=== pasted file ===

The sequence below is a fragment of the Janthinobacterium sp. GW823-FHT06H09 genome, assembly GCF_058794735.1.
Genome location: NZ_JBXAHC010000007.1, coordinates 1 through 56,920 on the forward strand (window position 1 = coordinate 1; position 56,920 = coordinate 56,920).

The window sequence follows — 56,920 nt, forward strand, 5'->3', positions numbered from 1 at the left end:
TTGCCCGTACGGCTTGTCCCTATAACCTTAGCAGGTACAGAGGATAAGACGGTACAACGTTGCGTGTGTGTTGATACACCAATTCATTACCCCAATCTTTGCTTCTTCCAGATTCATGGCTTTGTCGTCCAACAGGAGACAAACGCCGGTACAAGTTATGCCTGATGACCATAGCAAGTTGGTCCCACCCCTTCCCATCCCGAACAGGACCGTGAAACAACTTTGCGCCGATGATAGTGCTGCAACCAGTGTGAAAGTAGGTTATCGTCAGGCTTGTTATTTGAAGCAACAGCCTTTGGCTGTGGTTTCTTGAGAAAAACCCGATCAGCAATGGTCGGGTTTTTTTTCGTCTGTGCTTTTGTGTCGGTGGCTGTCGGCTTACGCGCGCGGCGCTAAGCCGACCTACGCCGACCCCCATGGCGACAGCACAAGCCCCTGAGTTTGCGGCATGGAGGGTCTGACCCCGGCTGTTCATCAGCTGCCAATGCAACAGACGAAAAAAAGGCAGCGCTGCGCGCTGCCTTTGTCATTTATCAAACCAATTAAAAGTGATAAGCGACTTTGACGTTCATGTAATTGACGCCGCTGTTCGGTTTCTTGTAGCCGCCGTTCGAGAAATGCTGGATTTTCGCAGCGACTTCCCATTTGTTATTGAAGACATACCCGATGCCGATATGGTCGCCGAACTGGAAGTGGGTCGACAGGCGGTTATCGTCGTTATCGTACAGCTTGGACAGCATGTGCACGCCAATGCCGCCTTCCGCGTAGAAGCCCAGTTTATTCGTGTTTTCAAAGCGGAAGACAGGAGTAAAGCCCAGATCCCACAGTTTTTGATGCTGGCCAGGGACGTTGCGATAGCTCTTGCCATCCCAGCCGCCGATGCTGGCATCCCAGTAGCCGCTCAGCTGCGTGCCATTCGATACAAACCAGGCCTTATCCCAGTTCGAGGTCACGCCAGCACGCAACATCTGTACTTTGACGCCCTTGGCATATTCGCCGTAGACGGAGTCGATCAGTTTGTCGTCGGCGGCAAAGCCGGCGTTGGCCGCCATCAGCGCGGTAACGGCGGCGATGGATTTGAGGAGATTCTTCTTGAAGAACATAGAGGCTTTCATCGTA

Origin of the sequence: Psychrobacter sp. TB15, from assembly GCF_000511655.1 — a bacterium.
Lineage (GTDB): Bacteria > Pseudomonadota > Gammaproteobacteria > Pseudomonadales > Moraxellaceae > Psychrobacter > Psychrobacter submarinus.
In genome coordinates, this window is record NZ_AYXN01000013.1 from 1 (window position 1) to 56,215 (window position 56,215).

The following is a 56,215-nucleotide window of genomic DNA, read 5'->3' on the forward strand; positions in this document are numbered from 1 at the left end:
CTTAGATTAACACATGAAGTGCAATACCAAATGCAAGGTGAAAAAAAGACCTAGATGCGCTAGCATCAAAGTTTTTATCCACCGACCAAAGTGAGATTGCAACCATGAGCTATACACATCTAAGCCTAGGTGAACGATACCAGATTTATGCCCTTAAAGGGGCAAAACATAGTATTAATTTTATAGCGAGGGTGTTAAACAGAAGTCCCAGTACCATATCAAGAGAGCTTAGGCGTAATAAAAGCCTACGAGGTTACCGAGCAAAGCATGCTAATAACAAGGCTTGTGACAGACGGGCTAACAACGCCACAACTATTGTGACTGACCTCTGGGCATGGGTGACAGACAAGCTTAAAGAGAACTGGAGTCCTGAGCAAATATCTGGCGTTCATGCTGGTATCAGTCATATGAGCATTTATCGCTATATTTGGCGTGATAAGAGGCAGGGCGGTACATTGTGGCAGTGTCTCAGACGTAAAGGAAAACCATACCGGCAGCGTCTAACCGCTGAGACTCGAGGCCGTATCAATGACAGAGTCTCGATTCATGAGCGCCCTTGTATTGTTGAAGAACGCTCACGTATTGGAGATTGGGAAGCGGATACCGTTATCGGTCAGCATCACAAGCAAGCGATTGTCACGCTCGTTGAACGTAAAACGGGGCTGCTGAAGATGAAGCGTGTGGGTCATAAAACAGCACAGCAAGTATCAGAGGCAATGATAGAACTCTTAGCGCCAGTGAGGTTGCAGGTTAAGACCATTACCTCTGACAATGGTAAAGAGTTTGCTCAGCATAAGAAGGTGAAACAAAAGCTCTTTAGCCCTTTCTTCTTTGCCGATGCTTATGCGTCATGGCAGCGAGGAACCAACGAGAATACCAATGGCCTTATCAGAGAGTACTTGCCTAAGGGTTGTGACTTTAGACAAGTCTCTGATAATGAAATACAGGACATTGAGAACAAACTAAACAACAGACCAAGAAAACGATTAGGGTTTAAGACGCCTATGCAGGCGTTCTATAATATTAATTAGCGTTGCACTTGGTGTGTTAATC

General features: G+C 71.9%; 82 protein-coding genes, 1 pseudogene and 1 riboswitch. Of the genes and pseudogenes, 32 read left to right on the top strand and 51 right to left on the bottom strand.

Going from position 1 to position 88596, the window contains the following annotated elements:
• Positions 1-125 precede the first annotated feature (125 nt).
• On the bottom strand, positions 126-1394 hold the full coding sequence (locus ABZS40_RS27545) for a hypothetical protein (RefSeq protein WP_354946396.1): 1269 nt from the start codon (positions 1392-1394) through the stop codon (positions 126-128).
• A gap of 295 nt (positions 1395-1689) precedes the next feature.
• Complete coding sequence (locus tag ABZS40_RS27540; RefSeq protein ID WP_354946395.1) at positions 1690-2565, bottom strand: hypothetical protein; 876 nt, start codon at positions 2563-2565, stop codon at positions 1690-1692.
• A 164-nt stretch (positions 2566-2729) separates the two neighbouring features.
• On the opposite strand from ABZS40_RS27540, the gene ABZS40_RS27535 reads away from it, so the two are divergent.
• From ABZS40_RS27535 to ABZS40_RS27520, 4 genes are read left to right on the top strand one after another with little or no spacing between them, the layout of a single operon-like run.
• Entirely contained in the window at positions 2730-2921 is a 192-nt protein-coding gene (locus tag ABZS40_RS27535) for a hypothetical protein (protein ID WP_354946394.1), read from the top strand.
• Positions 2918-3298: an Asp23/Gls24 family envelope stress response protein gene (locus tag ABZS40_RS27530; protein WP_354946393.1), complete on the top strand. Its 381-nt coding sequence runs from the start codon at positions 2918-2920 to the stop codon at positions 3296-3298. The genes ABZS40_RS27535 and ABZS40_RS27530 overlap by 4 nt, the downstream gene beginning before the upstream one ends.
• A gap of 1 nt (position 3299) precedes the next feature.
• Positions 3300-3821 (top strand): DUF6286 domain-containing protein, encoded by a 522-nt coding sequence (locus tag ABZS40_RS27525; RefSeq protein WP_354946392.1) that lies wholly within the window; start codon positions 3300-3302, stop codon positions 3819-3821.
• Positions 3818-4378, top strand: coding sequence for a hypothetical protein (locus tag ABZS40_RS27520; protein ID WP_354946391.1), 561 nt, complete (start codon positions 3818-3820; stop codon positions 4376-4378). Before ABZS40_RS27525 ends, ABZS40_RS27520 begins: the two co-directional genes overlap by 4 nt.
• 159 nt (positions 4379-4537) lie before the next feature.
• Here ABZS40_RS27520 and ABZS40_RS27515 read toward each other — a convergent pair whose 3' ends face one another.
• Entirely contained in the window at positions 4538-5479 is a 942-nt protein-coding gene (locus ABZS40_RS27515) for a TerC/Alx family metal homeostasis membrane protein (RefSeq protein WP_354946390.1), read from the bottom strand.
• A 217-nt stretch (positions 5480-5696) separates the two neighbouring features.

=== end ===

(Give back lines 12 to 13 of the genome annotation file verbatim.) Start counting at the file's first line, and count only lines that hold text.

• Positions 1-125 precede the first annotated feature (125 nt).
• On the bottom strand, positions 126-1394 hold the full coding sequence (locus ABZS40_RS27545) for a hypothetical protein (RefSeq protein WP_354946396.1): 1269 nt from the start codon (positions 1392-1394) through the stop codon (positions 126-128).